16th Jan, 2018

Shakespeare academic tells of deportation threat ordeal

Stratford Editorial 19th Aug, 2016 Updated: 28th Oct, 2016

AN AMERICAN Shakespeare scholar living in Stratford when he was nearly deported has spoken out about his nightmare experience.

Dr Paul Hamilton has lived, worked and studied in the UK for the past nine years earning his PhD from the University of Birmingham’s Shakespeare Institute last year.

But in mid-January he was arrested by immigration officers at his apartment opposite Trinity Church. Officers said his application to stay in the country had been denied and the scholar believes they thought he would try to evade removal from the UK.

The 42-year-old was released ten days later, after an outcry in the national press. He was told to return to the US where he now lives – but hopes to return to Britain in the very near future.

Since his ordeal he has penned a blog post telling of his experience of being arrested by immigration officers and taken to Morton Hall Immigration Removal Centre near Lincoln – one of 12 such centres across the country.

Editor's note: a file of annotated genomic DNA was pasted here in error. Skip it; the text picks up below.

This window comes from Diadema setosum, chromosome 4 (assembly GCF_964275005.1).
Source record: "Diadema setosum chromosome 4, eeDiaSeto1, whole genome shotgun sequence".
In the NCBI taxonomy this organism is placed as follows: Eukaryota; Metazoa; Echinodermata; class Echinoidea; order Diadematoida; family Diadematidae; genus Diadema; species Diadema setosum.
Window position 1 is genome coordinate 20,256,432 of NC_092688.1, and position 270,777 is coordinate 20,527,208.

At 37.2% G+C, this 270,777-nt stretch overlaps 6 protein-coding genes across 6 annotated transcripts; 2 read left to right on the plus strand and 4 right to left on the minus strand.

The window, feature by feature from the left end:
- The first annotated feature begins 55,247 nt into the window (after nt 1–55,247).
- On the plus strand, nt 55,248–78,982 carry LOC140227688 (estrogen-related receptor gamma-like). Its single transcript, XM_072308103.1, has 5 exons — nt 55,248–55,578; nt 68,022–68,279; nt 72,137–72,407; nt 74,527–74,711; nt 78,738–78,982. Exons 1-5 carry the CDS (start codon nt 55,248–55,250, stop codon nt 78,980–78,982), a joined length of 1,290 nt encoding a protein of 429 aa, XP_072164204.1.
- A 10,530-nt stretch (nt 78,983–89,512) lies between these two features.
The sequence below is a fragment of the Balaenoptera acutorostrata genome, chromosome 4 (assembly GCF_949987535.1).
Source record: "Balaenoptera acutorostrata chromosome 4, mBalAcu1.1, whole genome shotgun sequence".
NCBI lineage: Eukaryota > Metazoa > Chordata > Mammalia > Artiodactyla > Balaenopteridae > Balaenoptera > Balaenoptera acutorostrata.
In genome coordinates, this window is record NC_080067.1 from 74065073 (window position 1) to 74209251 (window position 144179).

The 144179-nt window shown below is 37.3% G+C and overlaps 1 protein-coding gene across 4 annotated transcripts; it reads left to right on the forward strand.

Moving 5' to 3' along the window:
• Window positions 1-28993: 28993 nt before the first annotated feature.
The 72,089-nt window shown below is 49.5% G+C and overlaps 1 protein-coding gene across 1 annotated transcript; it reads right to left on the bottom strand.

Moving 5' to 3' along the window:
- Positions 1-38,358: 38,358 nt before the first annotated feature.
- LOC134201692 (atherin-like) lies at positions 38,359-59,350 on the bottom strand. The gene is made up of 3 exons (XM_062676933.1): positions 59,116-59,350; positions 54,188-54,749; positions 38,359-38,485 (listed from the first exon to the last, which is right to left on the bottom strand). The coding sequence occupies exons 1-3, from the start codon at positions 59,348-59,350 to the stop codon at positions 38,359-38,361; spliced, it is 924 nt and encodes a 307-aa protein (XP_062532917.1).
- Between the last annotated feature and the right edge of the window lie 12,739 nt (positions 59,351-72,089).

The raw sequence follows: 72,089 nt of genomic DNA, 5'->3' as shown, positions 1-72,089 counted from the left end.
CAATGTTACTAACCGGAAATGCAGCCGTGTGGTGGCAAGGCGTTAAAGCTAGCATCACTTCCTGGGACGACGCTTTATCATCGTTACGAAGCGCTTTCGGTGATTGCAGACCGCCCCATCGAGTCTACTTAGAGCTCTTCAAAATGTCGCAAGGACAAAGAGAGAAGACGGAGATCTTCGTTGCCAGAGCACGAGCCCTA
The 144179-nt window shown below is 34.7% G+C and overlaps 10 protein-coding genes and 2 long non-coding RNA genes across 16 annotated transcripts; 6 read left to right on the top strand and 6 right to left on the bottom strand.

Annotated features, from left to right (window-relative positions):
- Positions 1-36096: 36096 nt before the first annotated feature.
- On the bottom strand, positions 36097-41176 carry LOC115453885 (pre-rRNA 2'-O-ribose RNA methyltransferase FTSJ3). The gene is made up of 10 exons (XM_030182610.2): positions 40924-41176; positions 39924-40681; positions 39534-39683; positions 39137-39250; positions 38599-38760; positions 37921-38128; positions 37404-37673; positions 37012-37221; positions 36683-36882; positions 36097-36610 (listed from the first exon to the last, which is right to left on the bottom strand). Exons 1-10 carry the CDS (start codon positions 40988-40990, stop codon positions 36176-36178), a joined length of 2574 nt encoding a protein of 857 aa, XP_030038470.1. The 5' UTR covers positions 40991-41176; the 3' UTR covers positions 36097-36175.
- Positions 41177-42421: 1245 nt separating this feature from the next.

He said: “On my first day in prison, I was in such a state of shock that I forgot to eat all day and arrived late to dinner.

“Two Pakistani prisoners, who served the food that night, were well within their rights – after a long day of work – to deny me dinner. Instead, they opened the locked door to the cafeteria, invited me in, and handed me a full platter of lentil dahl – and even gave me a small scoop of ice-cream. As I sat down in my cell with that food, I wept.”

Mr Hamilton describes his cell at the immigration removal centre as the ‘size of a large closet’ which police could peer into at any time.

He was also stripped of all of his belongings, except for his clothes, glasses and was given a basic mobile phone.

The scholar describes his experience as ‘haunting’ and says he felt as though he was an ‘insect’ at the facility.

He said: “During my imprisonment at Morton Hall I was never accused of committing any crime or breaking any rule. I was neither a criminal nor innocent. I was merely one of the ‘swarm’.”

After a successful petition was started, Mr Hamilton left the centre ten days later. He had four days to fly back to America.

He said: “I want to thank all those who contacted their MP’s on my behalf, signed the petition, contacted the press and enquired after my wellbeing. I am deeply grateful to you all.”

Visit kingstonshakespeareseminar.wordpress.com to read Mr Hamilton’s full blog post.


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